Program Chairperson

Eric D. Eberhard

Co-Faculty Director, Center for Indian Law and Policy and Distinguished Indian Law Practitioner in Residence, Seattle University School of Law

Eric D. Eberhard is a Distinguished Indian Law Practitioner in Residence at the Law School at Seattle University. From 1995 to 2009 he was a partner in the Seattle office of Dorsey and Whitney LLP. He received his B.A. degree from Western Reserve University in 1967; a J.D. degree from the University of Cincinnati in 1970 and an LL.M. from George Washington University in 1972. He has been actively engaged in the practice of Indian Affairs law since 1973, including employment in legal services, private practice and as the Deputy Attorney General of the Navajo Nation and Executive Director of the Navajo Nation Washington Office. His practice has involved all aspects of the representation of Indian tribes, organizations, individuals and entities doing business with Indian tribes in federal, state and tribal judicial, legislative and administrative forums.

From 1989 to 1995 he served as the General Counsel and Staff Director on the Senate Committee on Indian Affairs for Senator John McCain of Arizona. In that capacity he had direct responsibility for legislation relating to the protection of the environment on Indian lands, Indian cultural resources protection, gaming, water rights, self-determination and self-governance, tribal courts and economic development.

In December, 2000, the U. S. Senate confirmed President Clinton's appointment of Mr. Eberhard to the Board of Trustees of the Morris K. Udall Foundation. President Bush nominated Mr. Eberhard for a second term on the Board in 2005 and he was confirmed by the Senate in 2007. From 2001 to 2011 he chaired the Board's Committee on the Native Nations Institute. In 2011, he was elected as Chairman of the Board of Trustees. He also serves as the Vice-Chairman of the Native American Concerns Committee of the American Bar Association's Committee on Individual Rights and Responsibilities and is a Life Fellow of the American Bar Foundation. Mr. Eberhand is an Associate Justice of the Court of Appeals of the Confederated Tribes of Coos, Lower Umpqua and Suislaw Indians in Oregon.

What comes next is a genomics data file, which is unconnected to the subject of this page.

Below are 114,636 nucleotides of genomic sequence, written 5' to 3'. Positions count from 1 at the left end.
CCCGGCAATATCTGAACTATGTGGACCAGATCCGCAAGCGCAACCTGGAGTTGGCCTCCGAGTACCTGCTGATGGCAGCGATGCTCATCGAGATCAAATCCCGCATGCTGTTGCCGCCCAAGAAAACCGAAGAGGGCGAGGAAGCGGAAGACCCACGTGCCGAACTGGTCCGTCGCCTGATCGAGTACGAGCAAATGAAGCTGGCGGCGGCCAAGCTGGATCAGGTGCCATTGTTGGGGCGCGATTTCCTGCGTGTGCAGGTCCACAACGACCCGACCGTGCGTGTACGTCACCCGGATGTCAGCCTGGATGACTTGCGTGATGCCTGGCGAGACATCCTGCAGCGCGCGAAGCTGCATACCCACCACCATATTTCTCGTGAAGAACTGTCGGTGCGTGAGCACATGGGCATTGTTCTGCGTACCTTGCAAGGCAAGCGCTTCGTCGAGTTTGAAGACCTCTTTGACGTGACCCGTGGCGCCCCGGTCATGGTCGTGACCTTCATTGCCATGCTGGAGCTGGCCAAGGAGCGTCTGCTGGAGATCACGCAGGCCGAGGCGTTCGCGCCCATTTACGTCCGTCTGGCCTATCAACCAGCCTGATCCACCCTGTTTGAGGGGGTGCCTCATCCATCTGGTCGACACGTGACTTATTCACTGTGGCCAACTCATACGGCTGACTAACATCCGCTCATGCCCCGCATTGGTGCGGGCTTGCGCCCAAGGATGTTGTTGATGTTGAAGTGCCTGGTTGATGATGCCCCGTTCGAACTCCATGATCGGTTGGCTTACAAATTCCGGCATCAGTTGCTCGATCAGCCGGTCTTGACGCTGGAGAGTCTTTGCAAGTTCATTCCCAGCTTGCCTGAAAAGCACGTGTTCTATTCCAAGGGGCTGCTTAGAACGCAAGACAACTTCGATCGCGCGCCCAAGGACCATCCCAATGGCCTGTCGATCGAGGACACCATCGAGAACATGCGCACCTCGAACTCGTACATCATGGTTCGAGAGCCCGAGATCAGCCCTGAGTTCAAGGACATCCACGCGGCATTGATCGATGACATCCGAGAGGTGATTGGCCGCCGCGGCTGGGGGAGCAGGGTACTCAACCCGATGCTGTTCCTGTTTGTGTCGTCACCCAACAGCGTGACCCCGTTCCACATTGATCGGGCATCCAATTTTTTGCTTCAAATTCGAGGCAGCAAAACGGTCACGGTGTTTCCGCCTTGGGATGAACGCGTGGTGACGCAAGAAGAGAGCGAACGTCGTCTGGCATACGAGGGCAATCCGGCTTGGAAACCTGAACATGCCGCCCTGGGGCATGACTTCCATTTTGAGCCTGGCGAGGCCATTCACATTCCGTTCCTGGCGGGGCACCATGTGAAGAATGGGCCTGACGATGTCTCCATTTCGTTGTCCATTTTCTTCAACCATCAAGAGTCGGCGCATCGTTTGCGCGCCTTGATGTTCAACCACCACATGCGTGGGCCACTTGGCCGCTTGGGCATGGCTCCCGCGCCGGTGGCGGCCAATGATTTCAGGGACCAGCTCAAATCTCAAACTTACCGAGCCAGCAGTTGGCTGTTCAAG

He has been recognized by Best Lawyers in America and Chambers. At Dorsey & Whitney he was recognized as the Partner of the Year, the Diversity Partner of the Year and the Pro Bono Partner of the Year. He has been honored by the United South and Eastern Tribes, Navajo Nation and its courts, the National Indian Gaming Association, the National Association of Indian Legal Services Programs, the Intertribal Timber Council and the American Indian Religious Freedom Coalition for outstanding service and contributions. In 2013 Mr. Eberhard was presented with the Lifetime Achievement Award by the Northwest Indian Bar Association.


Session 1

Kelly Croman, Tribal Attorney for the Chehalis Tribe, Oakville, Washington

Over the past 17 years Kelly has worked in a variety of legal and economic development roles for three tribes in Washington State. Kelly's long and unique experience in Indian law has brought her into contact with many aspects of the issues which arise from the various options available to tribes when they choose a structure for a business entity and make her exceptionally well qualified to discuss the best options for tribes and their attorneys to consider.

Kelly currently serves as the Director of the Office of Tribal Attorney for the Confederated Tribes of the Chehalis Reservation, where she advises the Tribal government and its enterprises on a broad array of legal matters. The Tribe has developed a number of successful enterprises, including the Great Wolf Lodge, Lucky Eagle Casino, Eagles Landing Hotel, Eagle RV Park, End of the Trail convenience stores, Burger Claim restaurant, Confederated Construction Company (a certified 8(a) contractor), and billboard advertising.